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Will secular growth trends delimit scope for deeper equity corrections?

The equity market has continued its good run with a surge in the largecap indices in the recent past. But the action in the last two to three fortnights shows that the process of normalization of returns to lower levels has started happening. The corrections seen in midcaps and smallcaps were not very deep but the corrections in some of the individual scrips have been quite substantial. This drives home the truth that the easy liquidity conditions that facilitated the expansion of the price earnings multiple and the market capitalization could re-orient itself as normalization of liquidity starts and as interest rates start edging higher.

Needless to say, the domestic market has the advantage of a positive corporate performance which has been sustained over the last four quarters. This performance is the result of strong fundamental factors which have a basis in stronger economic growth, faster than expected recovery from the pandemic, the reopening of most businesses post the lockdown, the fiscal support especially the special support extended through the RBI, the PLI Scheme etc, apart from the lower corporate tax rate instituted for corporates. The recovery in the US and Europe has helped businesses which have export orientation.

GDP growth is picking up and the fact that it has been rising over the last two years, brings in greater optimism. The GDP growth number for Q1FY22 was reported at 20.1% as compared to contraction of 24.4% in the first quarter of FY21. The GVA number for Q1FY22 came in at 18.8% as compared to -22.4% during the year ago comparable period. The record growth rates have largely been a function of a low base effect. The pandemic induced restrictions were not as severe this time around and more localised in nature, it still led to a slowdown in the growth momentum.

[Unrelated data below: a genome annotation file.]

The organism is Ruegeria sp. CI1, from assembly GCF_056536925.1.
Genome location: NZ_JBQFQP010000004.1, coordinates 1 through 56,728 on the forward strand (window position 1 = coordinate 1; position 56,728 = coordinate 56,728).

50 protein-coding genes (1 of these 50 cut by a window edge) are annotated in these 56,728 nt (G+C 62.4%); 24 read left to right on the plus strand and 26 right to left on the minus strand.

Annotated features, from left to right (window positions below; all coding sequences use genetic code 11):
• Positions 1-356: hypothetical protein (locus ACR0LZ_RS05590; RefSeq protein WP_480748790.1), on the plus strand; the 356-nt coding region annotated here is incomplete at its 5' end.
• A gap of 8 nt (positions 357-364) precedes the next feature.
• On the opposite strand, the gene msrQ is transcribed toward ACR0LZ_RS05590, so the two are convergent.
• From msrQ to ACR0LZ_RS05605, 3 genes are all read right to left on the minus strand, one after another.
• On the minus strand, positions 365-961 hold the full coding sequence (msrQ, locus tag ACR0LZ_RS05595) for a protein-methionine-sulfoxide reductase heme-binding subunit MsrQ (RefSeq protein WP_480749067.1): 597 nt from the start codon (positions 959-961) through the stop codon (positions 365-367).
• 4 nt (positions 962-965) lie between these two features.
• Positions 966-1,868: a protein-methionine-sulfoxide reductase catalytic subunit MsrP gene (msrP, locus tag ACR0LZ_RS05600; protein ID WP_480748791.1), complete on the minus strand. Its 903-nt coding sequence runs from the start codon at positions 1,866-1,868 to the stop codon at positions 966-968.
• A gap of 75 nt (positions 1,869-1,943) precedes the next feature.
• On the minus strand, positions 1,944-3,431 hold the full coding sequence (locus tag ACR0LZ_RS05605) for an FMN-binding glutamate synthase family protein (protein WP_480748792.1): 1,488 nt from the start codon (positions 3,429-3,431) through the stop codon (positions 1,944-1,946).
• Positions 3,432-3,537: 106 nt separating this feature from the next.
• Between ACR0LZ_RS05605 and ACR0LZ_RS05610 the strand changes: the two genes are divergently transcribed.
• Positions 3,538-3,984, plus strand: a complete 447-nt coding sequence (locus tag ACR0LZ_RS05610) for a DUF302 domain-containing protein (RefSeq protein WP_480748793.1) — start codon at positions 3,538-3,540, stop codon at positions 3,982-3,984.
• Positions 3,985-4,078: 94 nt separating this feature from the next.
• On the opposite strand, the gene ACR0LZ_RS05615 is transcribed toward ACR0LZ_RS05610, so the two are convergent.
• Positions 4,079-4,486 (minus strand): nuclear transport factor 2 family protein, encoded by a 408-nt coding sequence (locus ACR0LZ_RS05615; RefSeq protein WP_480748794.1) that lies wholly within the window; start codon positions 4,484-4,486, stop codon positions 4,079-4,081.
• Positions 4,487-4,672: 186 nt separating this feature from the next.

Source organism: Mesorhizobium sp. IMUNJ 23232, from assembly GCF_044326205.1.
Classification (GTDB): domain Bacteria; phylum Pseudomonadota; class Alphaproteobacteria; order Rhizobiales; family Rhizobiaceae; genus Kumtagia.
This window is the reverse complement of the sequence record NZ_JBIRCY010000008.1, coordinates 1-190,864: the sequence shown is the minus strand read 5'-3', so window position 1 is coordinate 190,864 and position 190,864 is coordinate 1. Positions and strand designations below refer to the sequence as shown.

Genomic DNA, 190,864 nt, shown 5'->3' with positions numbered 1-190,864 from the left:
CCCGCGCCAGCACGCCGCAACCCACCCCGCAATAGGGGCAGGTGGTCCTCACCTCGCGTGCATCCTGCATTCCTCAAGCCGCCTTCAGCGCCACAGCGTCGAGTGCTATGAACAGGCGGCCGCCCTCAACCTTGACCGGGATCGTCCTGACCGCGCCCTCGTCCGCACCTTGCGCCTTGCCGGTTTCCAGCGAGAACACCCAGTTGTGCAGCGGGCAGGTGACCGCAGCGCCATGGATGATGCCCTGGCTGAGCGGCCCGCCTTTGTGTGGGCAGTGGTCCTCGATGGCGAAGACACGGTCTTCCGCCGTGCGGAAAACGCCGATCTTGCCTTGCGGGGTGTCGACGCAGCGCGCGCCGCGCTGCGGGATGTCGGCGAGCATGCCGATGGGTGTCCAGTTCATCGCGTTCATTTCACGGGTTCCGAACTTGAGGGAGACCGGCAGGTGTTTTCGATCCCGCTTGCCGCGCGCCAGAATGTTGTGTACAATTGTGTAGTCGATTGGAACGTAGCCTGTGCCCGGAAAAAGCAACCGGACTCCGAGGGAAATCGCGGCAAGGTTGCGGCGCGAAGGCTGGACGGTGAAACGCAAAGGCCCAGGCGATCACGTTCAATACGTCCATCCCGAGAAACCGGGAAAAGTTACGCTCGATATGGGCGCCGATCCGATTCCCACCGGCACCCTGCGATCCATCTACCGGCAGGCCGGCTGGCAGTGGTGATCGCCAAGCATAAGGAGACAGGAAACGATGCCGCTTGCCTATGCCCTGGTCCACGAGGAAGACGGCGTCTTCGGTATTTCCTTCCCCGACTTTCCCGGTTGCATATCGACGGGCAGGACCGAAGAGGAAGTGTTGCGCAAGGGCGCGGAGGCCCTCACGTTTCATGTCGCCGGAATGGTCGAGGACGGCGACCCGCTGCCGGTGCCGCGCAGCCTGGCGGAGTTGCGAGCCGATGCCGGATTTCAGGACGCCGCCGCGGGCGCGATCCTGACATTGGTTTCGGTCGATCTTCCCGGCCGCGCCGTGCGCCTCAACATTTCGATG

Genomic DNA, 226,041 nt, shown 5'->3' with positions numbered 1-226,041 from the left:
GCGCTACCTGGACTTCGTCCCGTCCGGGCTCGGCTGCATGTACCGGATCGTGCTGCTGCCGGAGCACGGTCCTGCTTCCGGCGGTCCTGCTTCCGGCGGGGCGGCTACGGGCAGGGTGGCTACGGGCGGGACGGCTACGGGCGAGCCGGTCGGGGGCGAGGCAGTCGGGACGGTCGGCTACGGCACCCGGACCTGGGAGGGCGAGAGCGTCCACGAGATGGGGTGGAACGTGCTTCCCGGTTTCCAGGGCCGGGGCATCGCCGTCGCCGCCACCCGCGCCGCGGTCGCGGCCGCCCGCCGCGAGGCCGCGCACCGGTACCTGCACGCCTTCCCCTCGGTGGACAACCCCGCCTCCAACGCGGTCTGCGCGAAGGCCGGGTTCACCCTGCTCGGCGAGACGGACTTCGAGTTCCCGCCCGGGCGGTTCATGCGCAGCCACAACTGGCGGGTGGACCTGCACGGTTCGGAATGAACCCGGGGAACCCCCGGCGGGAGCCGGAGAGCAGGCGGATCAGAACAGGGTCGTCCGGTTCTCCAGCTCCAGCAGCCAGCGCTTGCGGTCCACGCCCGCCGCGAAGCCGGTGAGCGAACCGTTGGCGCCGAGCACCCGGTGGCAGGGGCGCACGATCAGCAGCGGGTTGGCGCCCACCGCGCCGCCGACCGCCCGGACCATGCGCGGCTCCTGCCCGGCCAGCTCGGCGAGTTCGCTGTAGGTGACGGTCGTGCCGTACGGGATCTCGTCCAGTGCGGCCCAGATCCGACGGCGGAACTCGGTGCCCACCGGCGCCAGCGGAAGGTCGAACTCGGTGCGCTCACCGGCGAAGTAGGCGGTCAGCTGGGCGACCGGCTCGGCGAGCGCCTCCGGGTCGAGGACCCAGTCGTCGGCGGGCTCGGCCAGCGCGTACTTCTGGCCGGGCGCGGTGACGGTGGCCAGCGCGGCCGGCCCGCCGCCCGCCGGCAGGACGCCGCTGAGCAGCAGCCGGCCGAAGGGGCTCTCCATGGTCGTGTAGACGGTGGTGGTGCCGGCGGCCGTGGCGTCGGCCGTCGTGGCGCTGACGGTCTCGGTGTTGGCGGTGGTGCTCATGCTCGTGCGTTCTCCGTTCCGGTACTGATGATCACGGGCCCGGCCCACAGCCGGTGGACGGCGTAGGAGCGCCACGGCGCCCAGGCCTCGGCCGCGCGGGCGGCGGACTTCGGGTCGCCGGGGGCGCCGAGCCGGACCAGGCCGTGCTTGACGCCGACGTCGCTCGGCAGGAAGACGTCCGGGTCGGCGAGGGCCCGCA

If quarter-on-quarter sequential growth is considered, the effects of the second wave come to the fore. The GVA for Q1FY22 has contracted by 13% as compared to the last quarter (Q4FY21). The slowdown in momentum has led to economic activity, when gauged through GDP numbers, not yet crossing the levels recorded during the pre-pandemic period. The GDP number for Q1FY22 is lower by 9.2% as compared to Q1FY20 and the GVA is still lower by 7.8%. Growth rate which was at 6.10% in Dec 2018 and 4.20 % in Dec 2019, has come up after the major fall to 7.90% in Dec 2021, and much higher for the latest quarter.

This should instil greater confidence in the coming quarters on further improvements in the earnings profile. This is what the market is busy discounting at this juncture. Also, the corporate profits as percentage of GDP dwindled from 6.50% in FY10 to 1.80% in FY20. This was from a peak share of 7.80% in FY 08. The third wave being weaker than expected and the cost of funds remaining easy, provided there is a pick-up in aggregate demand, there is no reason why the corporate profitability should not rise with economic growth. There is a strong positive correlation between the growth rate of the economy and the rate of growth in earnings.

While the broad-based growth may benefit all the major segments of the market and sectors, the movement in market capitalization may indicate a more scientific basis to anchor investor expectations. The market capitalization expansion was positive for large caps in six out of seven periods since 2018, while in the case of midcaps and small caps, for the same time period it was three and two events respectively. Therefore, any saturation in market capitalisation in the latter two segments may shift the further expansion into specific stocks rather than the index. This should be borne in mind while fresh investments are considered for the portfolio. Manage investments either through well managed funds or portfolio management schemes including AIFs should be looked at to optimise the portfolio returns over longer time horizons.

(The author is Joseph Thomas, Head of Research, Emkay Wealth Management. The views are his own).

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